|Career (German Empire)|
|Ordered:||15 September 1915|
|Builder:||AG Weser, Bremen|
|Laid down:||8 August 1916|
|Launched:||9 June 1917|
|Commissioned:||15 July 1917|
|Fate:||Rammed and sunk 12 May 1918 by the HMT Olympic. 9 crewmen killed, 31 survived.|
|Class and type:||German Type U 57 submarine|
|Displacement:||808 tons surfaced
946 tons submerged
1160 tons (total)
|Length:||70.60 m (overall)
55.55 m (pressure hull)
|Beam:||6.30 m (overall)
4.15 m (pressure hull)
|Propulsion:||2400 hp surfaced
1200 hp submerged
|Speed:||16.8 knots surfaced
9.1 knots submerged
|Range:||11,220 nautical miles (20,780 km) surfaced
56 nautical miles (104 km) submerged
|Armament:||16 torpedoes (4/2 in bow/stern tubes)
105mm deck gun with 220 rounds
88mm deck gun
|Part of:||Kaiserliche Marine
26 August 1917 - 12 May 1918
|Commanders:||Kptlt. Claus Rücker
26 August 1917 - 12 May 1918
|Victories:||8 merchant ships sunk totalling of 15,462 GRT
1 merchant ship damaged 6,042 GRT
SM U-103 was an Imperial Germany Navy Type U 57 U-boat of the First World War. U-103 was built on AG Weser in Bremen, launched on 9 June 1917 and commissioned 15 July 1917. She completed 5 tours of duty under Kptlt. Claus Rücker and sank 8 ships totalling 15,462 gross register tons (GRT).
In the early hours of 12 May 1918, U-103 prepared to launch torpedoes from her stern tubes at RMS Olympic, the sister ship of the ill-fated RMS Titanic, which was en route for France with US troops on board. The crew was unable to flood the two stern torpedo tubes, and the submarine was sighted on the surface by Olympic, whose gunners opened fire as Olympic turned to ram.
U-103 started to crash dive to 30 m (98 ft) and turned to a parallel course, but almost immediately afterwards was struck just aft of her conning tower and Olympic's port propeller sliced through U-103's pressure hull. The crew of U-103 blew her ballast tanks and scuttled and abandoned their sinking submarine. Nine crew members on board lost their lives. Olympic did not stop to pick up the survivors, but continued on to Cherbourg. USS Davis later sighted a distress flare and took 35 survivors to Queenstown.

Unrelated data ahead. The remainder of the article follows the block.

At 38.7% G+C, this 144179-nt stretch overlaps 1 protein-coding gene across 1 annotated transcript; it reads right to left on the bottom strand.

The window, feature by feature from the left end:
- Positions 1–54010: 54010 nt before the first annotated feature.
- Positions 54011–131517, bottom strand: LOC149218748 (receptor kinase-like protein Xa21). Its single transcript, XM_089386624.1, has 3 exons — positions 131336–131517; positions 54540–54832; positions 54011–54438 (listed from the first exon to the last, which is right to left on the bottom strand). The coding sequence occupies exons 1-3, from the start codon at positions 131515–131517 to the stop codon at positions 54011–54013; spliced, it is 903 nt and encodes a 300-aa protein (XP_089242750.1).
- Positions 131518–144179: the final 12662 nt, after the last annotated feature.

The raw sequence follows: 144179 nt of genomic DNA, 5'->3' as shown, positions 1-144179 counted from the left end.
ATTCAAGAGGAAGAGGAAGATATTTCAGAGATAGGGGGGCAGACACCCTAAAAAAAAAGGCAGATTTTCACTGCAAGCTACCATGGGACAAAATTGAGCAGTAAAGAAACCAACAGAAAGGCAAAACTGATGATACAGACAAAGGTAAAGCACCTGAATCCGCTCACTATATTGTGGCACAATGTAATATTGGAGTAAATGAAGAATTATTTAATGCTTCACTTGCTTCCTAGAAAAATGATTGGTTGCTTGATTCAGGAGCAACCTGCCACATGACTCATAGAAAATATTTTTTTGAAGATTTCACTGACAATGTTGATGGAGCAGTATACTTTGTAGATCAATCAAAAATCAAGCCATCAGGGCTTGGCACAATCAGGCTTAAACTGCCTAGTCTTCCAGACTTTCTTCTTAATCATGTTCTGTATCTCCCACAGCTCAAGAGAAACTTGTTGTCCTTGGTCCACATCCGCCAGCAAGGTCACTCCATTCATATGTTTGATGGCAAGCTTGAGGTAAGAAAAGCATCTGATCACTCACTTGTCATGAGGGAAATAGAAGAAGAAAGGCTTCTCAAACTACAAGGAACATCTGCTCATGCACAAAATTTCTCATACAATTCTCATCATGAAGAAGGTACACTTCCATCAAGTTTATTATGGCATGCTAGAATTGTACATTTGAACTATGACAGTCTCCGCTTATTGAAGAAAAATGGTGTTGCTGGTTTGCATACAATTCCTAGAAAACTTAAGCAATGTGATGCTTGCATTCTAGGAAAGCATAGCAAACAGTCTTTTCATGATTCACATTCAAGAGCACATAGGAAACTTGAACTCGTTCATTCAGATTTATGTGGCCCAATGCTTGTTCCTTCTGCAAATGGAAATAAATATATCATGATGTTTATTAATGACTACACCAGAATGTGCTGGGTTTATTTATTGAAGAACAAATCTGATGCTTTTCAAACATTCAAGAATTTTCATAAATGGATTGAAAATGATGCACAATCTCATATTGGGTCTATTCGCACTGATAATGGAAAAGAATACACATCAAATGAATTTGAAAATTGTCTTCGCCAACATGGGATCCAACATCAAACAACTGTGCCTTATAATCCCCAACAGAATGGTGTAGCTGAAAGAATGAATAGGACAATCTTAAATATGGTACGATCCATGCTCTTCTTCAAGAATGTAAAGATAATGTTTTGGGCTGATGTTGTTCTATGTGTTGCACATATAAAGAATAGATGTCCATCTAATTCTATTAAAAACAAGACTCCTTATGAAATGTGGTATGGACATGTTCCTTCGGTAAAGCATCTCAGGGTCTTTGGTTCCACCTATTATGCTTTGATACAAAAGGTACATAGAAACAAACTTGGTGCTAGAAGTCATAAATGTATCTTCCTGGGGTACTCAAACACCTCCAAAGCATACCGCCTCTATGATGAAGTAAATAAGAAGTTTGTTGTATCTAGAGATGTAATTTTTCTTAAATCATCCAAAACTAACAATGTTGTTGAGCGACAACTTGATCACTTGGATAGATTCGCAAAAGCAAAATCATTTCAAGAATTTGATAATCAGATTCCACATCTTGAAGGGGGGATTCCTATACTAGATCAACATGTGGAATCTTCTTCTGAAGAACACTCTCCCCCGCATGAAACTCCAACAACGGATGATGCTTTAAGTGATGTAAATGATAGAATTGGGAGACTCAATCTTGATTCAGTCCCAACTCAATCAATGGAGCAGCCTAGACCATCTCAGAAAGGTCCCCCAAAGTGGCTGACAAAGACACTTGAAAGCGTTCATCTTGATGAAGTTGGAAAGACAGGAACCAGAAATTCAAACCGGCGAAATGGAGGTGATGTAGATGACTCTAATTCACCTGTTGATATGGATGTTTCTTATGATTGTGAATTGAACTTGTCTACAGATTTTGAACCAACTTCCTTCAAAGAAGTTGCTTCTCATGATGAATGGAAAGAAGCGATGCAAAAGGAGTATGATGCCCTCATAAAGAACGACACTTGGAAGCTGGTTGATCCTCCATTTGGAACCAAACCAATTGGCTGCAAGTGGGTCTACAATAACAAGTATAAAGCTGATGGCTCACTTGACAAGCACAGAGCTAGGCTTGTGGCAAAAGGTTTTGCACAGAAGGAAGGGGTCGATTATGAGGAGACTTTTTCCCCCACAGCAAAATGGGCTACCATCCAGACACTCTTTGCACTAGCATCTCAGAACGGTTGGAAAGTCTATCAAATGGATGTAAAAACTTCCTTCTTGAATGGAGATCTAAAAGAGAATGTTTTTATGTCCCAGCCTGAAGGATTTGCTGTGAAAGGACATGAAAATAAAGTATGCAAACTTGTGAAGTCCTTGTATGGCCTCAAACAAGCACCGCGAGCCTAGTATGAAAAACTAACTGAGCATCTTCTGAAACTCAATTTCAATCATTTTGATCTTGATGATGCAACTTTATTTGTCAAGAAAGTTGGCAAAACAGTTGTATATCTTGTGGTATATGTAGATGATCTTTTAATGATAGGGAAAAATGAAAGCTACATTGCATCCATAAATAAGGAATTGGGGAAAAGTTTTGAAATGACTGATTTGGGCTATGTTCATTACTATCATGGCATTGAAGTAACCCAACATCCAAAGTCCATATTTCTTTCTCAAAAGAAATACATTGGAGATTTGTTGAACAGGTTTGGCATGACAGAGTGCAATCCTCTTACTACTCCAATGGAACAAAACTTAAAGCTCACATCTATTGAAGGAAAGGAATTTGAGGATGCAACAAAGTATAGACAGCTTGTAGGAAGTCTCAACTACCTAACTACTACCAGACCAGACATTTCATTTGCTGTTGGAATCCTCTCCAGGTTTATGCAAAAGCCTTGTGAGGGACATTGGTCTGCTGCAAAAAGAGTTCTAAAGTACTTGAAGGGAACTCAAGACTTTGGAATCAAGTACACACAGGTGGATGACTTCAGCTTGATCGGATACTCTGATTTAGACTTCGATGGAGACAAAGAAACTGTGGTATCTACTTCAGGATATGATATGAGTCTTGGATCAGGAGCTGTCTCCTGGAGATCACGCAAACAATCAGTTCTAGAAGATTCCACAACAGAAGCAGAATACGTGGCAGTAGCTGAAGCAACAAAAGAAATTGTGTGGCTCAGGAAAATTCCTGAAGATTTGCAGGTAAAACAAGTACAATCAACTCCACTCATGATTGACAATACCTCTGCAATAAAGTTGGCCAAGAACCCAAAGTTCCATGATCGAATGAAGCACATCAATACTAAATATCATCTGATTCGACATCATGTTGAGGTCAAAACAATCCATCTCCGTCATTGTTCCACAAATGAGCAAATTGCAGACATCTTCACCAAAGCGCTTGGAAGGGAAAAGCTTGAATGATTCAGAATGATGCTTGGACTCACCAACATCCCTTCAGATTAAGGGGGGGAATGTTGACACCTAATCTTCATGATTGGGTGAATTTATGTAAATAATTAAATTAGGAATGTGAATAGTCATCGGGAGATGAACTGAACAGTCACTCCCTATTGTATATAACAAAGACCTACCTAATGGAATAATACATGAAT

U-103's wreck lies at position Coordinates: .
Summary of Raiding Career
|12 September 1917||St. Margaret||United Kingdom||943||Sunk|
|12 November 1917||Depute Pierre Goujon||France||4,121||Sunk|
|16 November 1917||Garron Head||United Kingdom||1,933||Sunk|
|26 January 1918||Cork||United Kingdom||1,232||Sunk|
|29 January 1918||Glenfruin||United Kingdom||3,097||Sunk|
|17 March 1918||Cressida||United Kingdom||150||Sunk|
|17 March 1918||Sea Gull||United Kingdom||976||Sunk|
|18 March 1918||Grainton||United Kingdom||6,042||Damaged|
|20 March 1918||Kassanga||United Kingdom||3,015||Sunk|
- Helgason, Guðmundur. "Claus Rücker (Royal House Order of Hohenzollern)". German and Austrian U-boats of World War I - Kaiserliche Marine - Uboat.net. Retrieved 26 January 2015.
- Helgason, Guðmundur. "U-103". German and Austrian U-boats of World War I - Kaiserliche Marine - Uboat.net. Retrieved 25 January 2010.
- McCartney, Innes; Jak Mallmann-Showell (2002). Lost Patrols: Submarine Wrecks of the English Channel. Periscope Publishing Ltd. p. 36. ISBN 1-904381-04-9.
- Kemp, Paul (1997). U-Boats Destroyed (German submarine losses in the World Wars). London: Arms and Armour Press. p. 49. ISBN 1-85409-321-5.
- Helgason, Guðmundur. "Ships hit by U-103". German and Austrian U-boats of World War I - Kaiserliche Marine - Uboat.net. Retrieved 26 January 2015.